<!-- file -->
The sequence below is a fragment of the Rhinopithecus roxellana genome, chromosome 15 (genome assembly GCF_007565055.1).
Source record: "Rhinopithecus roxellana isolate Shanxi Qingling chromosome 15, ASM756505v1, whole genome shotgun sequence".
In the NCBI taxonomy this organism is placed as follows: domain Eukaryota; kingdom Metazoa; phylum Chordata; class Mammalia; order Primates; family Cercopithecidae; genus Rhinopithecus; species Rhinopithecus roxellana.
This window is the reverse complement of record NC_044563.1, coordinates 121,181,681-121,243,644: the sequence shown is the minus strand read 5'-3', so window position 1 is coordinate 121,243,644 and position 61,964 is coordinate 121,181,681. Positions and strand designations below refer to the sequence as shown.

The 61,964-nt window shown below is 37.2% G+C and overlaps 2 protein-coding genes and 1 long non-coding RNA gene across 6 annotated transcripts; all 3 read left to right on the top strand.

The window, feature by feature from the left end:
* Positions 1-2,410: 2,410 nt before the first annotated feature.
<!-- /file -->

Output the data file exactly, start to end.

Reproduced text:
The sequence below is a fragment of the Rhinopithecus roxellana genome, chromosome 15 (genome assembly GCF_007565055.1).
Source record: "Rhinopithecus roxellana isolate Shanxi Qingling chromosome 15, ASM756505v1, whole genome shotgun sequence".
In the NCBI taxonomy this organism is placed as follows: domain Eukaryota; kingdom Metazoa; phylum Chordata; class Mammalia; order Primates; family Cercopithecidae; genus Rhinopithecus; species Rhinopithecus roxellana.
This window is the reverse complement of record NC_044563.1, coordinates 121,181,681-121,243,644: the sequence shown is the minus strand read 5'-3', so window position 1 is coordinate 121,243,644 and position 61,964 is coordinate 121,181,681. Positions and strand designations below refer to the sequence as shown.

The 61,964-nt window shown below is 37.2% G+C and overlaps 2 protein-coding genes and 1 long non-coding RNA gene across 6 annotated transcripts; all 3 read left to right on the top strand.

The window, feature by feature from the left end:
* Positions 1-2,410: 2,410 nt before the first annotated feature.